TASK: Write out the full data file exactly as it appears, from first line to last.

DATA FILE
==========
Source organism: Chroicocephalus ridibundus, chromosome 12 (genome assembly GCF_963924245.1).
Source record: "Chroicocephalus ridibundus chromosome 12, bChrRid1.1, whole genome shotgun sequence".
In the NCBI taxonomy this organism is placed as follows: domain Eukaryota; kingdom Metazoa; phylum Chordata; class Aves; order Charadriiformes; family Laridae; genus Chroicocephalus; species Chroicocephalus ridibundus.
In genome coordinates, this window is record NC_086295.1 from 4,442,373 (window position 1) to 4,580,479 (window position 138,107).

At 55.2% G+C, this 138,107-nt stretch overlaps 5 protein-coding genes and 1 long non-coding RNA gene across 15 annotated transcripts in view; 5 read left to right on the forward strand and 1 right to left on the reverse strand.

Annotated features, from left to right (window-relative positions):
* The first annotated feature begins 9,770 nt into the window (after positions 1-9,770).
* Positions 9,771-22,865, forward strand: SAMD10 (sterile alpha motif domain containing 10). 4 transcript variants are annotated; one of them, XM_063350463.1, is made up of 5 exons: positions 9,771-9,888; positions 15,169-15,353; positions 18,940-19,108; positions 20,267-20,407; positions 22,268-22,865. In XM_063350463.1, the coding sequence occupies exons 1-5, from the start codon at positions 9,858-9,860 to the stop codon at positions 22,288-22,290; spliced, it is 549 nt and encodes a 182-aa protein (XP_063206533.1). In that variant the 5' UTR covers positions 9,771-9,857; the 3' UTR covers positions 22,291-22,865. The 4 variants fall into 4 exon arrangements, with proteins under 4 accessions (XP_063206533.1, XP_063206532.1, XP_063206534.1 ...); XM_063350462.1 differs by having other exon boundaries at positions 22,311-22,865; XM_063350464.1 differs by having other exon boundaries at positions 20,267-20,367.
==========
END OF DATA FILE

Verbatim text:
Source organism: Chroicocephalus ridibundus, chromosome 12 (genome assembly GCF_963924245.1).
Source record: "Chroicocephalus ridibundus chromosome 12, bChrRid1.1, whole genome shotgun sequence".
In the NCBI taxonomy this organism is placed as follows: domain Eukaryota; kingdom Metazoa; phylum Chordata; class Aves; order Charadriiformes; family Laridae; genus Chroicocephalus; species Chroicocephalus ridibundus.
In genome coordinates, this window is record NC_086295.1 from 4,442,373 (window position 1) to 4,580,479 (window position 138,107).

At 55.2% G+C, this 138,107-nt stretch overlaps 5 protein-coding genes and 1 long non-coding RNA gene across 15 annotated transcripts in view; 5 read left to right on the forward strand and 1 right to left on the reverse strand.

Annotated features, from left to right (window-relative positions):
* The first annotated feature begins 9,770 nt into the window (after positions 1-9,770).
* Positions 9,771-22,865, forward strand: SAMD10 (sterile alpha motif domain containing 10). 4 transcript variants are annotated; one of them, XM_063350463.1, is made up of 5 exons: positions 9,771-9,888; positions 15,169-15,353; positions 18,940-19,108; positions 20,267-20,407; positions 22,268-22,865. In XM_063350463.1, the coding sequence occupies exons 1-5, from the start codon at positions 9,858-9,860 to the stop codon at positions 22,288-22,290; spliced, it is 549 nt and encodes a 182-aa protein (XP_063206533.1). In that variant the 5' UTR covers positions 9,771-9,857; the 3' UTR covers positions 22,291-22,865. The 4 variants fall into 4 exon arrangements, with proteins under 4 accessions (XP_063206533.1, XP_063206532.1, XP_063206534.1 ...); XM_063350462.1 differs by having other exon boundaries at positions 22,311-22,865; XM_063350464.1 differs by having other exon boundaries at positions 20,267-20,367.